Restaurant Sales Expected to Rise 10.2%

Trade group forecasts sales of $228.8 billion this year, higher than 2020 but lower than 2019. 

February 02, 2021

ALEXANDRIA, Va.—Sales at U.S. bars and restaurants are expected to increase 10.2% in 2021 to an aggregate $548.3 billion as consumers sate pent-up demand for away-from-home dining and socializing, reports RestaurantBusinessOnline. That increase would follow a 19.2% drop in restaurant and bar sales during 2020.

The sales rebound will be slightly better for full-service establishments, according to the National Restaurant Association, with a 10.7% rise in nominal sales for what is universally regarded as the sector hit hardest by the pandemic.

Full-service restaurants collectively lost $85.5 billion in sales last year, while consumers sheltered at home. The National Restaurant Association expects total sales for full-service restaurants to top $228.8 billion this year, compared with $199.5 billion last year and $285 billion in 2019. Quick-service and fast-casual places will see an 8% rise in nominal sales and a 4% increase in real revenues in 2021, according to the trade association.

When it comes to bars and taverns, measured separately from restaurants that serve alcohol, the association expects sales to surge 80.2% in nominal terms and 77.6% on an inflation-adjusted basis in 2021.

The restaurant industry is still reeling from COVID-19. As of Dec. 1, 2020, more than 110,000 eating and drinking places were closed for business temporarily, or for good, the association says. The eating and drinking place sector finished 2020 nearly 2.5 million jobs below its pre-COVID-19 level. At the peak of initial closures, the association estimates as many as eight million employees were laid off or furloughed.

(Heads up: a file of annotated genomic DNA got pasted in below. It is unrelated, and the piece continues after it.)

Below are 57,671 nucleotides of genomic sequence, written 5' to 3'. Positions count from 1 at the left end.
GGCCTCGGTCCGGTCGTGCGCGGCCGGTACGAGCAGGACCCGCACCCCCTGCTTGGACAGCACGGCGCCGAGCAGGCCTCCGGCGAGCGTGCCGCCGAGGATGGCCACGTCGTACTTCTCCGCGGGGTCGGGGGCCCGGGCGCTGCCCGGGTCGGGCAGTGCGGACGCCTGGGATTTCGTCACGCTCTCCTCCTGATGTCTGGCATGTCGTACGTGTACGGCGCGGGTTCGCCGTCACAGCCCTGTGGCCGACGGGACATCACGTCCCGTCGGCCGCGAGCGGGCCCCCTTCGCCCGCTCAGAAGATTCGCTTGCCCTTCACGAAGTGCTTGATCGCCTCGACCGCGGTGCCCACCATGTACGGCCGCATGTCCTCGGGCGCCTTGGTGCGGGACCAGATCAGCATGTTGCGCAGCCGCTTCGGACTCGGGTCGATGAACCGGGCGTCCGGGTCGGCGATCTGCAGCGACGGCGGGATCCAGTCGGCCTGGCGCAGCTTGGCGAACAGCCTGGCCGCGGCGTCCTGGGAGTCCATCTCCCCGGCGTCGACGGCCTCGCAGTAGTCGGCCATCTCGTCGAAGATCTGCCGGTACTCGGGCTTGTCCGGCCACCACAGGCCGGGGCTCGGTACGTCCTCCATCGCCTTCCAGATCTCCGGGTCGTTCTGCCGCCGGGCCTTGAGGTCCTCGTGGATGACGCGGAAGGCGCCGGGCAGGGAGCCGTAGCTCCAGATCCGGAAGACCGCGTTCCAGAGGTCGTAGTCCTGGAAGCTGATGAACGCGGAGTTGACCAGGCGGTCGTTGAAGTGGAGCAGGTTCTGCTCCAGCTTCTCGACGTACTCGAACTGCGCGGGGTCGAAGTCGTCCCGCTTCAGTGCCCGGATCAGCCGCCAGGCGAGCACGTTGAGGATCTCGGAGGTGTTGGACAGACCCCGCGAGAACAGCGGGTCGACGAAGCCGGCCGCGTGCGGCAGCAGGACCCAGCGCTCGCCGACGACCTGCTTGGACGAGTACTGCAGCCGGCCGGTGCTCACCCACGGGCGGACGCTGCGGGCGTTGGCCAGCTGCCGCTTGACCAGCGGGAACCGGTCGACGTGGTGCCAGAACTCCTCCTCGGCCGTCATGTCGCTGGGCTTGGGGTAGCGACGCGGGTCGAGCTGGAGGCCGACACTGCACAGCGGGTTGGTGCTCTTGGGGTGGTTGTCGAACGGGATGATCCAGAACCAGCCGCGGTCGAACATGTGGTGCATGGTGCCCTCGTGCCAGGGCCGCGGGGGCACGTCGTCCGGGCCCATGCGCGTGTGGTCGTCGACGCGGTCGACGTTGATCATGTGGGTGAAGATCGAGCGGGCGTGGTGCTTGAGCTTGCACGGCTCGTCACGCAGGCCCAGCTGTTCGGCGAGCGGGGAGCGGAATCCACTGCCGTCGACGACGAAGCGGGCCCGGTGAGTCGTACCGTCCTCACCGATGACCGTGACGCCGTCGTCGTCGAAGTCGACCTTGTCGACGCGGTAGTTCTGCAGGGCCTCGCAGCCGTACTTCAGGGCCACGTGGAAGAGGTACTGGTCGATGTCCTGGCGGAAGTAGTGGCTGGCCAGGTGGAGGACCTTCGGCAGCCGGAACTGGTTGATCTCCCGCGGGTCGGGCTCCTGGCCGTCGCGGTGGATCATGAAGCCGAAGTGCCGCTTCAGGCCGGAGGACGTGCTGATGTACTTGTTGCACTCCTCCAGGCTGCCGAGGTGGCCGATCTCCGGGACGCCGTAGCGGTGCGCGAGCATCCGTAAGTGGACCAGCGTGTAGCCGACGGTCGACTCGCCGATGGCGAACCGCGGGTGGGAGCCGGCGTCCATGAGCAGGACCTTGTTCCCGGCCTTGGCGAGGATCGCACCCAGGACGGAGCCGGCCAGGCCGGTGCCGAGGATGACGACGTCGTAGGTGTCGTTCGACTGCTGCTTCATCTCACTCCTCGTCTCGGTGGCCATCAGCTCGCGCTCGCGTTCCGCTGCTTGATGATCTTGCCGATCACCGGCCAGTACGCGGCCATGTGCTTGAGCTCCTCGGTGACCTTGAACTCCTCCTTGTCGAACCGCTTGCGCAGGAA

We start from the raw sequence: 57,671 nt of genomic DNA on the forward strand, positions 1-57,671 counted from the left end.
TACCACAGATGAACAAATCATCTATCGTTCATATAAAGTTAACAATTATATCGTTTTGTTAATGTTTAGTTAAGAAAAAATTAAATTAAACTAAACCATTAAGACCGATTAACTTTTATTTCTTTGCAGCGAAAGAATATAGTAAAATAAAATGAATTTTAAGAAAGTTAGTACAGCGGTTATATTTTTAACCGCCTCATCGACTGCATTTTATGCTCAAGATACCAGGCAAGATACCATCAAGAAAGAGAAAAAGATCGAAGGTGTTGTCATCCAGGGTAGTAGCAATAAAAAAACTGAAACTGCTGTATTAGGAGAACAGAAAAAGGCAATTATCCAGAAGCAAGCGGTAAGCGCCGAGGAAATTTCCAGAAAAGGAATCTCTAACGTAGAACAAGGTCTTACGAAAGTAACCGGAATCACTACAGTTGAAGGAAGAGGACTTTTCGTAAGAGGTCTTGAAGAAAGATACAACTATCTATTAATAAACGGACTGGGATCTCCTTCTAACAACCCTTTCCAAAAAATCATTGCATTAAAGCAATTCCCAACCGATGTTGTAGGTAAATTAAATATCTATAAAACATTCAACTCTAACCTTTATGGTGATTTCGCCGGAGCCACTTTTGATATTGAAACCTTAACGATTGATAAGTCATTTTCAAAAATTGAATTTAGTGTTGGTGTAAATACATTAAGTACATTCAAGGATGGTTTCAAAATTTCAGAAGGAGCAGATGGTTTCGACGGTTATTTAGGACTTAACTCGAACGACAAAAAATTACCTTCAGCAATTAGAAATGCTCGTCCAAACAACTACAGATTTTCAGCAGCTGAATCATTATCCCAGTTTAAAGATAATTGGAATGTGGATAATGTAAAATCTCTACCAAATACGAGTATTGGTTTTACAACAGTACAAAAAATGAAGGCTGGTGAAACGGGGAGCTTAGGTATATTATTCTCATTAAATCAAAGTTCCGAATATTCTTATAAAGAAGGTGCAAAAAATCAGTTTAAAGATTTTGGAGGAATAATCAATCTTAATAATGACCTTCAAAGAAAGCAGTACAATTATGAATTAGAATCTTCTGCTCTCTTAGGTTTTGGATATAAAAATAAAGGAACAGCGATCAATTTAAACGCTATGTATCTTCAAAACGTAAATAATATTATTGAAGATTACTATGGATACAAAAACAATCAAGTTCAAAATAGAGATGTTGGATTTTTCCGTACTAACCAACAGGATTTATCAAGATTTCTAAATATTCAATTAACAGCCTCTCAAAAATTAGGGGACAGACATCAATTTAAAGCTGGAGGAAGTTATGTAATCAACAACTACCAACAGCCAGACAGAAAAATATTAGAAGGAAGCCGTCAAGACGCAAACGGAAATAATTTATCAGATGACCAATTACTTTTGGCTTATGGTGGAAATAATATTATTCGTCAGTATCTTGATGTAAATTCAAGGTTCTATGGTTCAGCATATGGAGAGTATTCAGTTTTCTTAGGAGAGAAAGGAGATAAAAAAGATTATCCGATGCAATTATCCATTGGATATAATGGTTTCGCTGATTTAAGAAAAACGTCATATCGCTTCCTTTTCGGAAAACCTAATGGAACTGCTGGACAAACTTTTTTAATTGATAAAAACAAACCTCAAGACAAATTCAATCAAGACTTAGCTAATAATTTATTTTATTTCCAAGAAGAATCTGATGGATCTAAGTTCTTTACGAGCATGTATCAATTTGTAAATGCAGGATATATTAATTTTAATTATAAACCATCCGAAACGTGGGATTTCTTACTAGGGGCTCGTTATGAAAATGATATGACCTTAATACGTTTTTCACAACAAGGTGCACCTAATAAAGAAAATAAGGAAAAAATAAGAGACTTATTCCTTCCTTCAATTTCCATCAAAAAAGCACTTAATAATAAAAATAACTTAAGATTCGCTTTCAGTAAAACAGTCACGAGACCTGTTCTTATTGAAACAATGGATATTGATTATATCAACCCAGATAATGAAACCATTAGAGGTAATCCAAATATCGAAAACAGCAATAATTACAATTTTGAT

In December, restaurant employment in 46 states and the District of Columbia remained below February 2020’s pre-coronavirus level, according to the NRA. In 15 states and the District of Columbia, restaurant employment was still down more than 25% from February 2020. Of these states, Vermont (-45%), Michigan (-44%), Minnesota (-38%), the District of Columbia (-35%), Oregon (-34%) and New York (-34%) had the largest deficits from their pre-pandemic staffing levels.

Still, the industry is seeing promising trends in terms of new restaurant openings. As reported in NACS Daily, Yelp data indicates that 18,207 new restaurants opened in the U.S. during the fourth quarter of 2020, just a 4% decrease from the fourth quarter of 2019. Plus, grab-and-go food vendor openings increased year over year, with a significant increase in new food trucks and bakeries.

According to Pymnts.com, these openings may seem unlikely, but there are certain advantages to introducing a new eatery right now. “First of all, there isn’t much ‘newness’ in the industry, and a new market entrant could offer differentiation and excitement for consumers who are relatively pessimistic right now,” said Joe Pawlak, managing principal of food insights consultancy Technomic. “A new restaurant opening in this environment is news in and of itself.”

New technological innovations may be helping restaurants gain confidence in their ability to open or reopen. The first virtual kitchen franchise, The Local Culinary, launched its franchise opportunity in October and now has 50 virtual restaurants, according to a recent company news release.

The latest Delivering on Restaurant Rewards report found that consumers spend 50% more on average when they place takeout orders online. Sit-down restaurant customers who order food for takeout spend $43 more per month than those who dine on-site, and restaurant customers who belong to loyalty programs spend twice as much as those who don’t.

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